Oddly enough, someone asked me yesterday: "Do you know what’s happening with the Agenda replacement?" And I said "No." Even when Damian Christie mentioned later that he had a gig with "the new Paul Holmes show" I didn't twig. Well, it's out now: Q & A will feature Guyon Espiner on political interviews, Holmes on something more intimate in the interview line and the excellent Therese Arseneau running a discussion panel.
There seems to be less work for pundits -- Arseneau's panels will "include high profile kiwis from all sectors – industry, community, business, welfare, unions, religion, education, charity – basically the people who are actively involved in New Zealand and make decisions that influence our lives rather than sideline commentators or observers."
Meanwhile, in news that should raise eyebrows, APN's chief executive Brendan Hopkins has quietly sold more than half his shares in the company in the past four months. It doesn't quite seem to square with his recent ringing endorsements of the company's prospects.
There are a couple of really special things freshly up on NZ On Screen: to wit, the whole of Geoff Murphy's Blerta Revisited documentary is one. I have a precious childhood memory of seeing the Blerta bus roll past my school playground in Greymouth in the 70s. No one else knew what it was, but I was excited by it.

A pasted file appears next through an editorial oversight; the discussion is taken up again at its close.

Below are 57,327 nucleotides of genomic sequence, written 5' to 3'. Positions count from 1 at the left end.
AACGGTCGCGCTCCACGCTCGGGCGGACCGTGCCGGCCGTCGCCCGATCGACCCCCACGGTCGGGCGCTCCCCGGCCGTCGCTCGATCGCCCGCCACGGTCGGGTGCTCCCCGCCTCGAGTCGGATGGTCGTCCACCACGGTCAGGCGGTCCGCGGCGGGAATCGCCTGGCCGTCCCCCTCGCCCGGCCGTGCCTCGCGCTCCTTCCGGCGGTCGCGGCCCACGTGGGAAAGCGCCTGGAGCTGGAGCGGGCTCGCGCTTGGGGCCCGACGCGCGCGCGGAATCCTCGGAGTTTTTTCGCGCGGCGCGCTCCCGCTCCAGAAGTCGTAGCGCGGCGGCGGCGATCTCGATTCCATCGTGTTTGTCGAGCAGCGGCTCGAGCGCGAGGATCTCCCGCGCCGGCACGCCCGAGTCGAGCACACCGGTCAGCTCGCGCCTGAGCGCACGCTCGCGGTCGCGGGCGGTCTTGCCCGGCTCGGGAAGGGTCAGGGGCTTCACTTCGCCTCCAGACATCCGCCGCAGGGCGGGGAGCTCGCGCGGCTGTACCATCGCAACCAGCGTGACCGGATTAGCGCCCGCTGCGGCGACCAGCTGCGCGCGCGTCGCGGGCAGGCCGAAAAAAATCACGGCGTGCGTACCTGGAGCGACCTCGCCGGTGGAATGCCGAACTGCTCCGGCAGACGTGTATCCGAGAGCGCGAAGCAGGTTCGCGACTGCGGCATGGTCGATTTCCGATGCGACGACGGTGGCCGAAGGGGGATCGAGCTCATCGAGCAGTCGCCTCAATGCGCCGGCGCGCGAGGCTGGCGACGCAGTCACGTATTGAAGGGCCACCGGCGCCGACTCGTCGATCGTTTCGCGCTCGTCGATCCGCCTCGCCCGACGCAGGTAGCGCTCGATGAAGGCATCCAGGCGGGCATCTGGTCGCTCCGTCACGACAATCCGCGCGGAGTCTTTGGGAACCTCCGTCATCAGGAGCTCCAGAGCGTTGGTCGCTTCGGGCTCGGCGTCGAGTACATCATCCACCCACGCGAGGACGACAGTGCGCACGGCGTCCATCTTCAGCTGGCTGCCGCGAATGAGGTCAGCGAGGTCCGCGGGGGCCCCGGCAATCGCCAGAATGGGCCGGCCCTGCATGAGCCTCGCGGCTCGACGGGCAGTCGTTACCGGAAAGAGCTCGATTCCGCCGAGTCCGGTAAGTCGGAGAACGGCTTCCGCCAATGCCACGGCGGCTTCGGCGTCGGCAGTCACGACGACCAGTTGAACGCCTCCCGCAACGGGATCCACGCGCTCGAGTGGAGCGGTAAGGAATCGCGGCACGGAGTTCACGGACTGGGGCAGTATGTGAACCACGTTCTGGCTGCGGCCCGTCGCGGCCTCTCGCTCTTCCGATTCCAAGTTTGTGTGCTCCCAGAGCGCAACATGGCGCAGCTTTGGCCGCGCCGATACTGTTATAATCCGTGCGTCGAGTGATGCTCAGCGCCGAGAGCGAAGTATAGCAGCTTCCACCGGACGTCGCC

And several excerpts from Jame Belich's The New Zealand Wars is another.
Meanwhile, last night's Media7 show looking at suppression orders and the media, and the hazards for young sportsmen in the age of celebrity, is available for viewing on TVNZ ondemand.
Deja Voodoo and 95bFM are giving away a download of 'Grungewolf', from the forthcoming new Deja Voodoo album The Shape of Grunge to Come. It's probably complete shit, but it is free …
Leo has another game review online: this time for 2005's F.E.A.R., which he describes as "the digital embodiment of the sin of gluttony." He also pointed the Cylon Detector on the iPhone at Colin the Cat and got this:
Actually, quite freaky.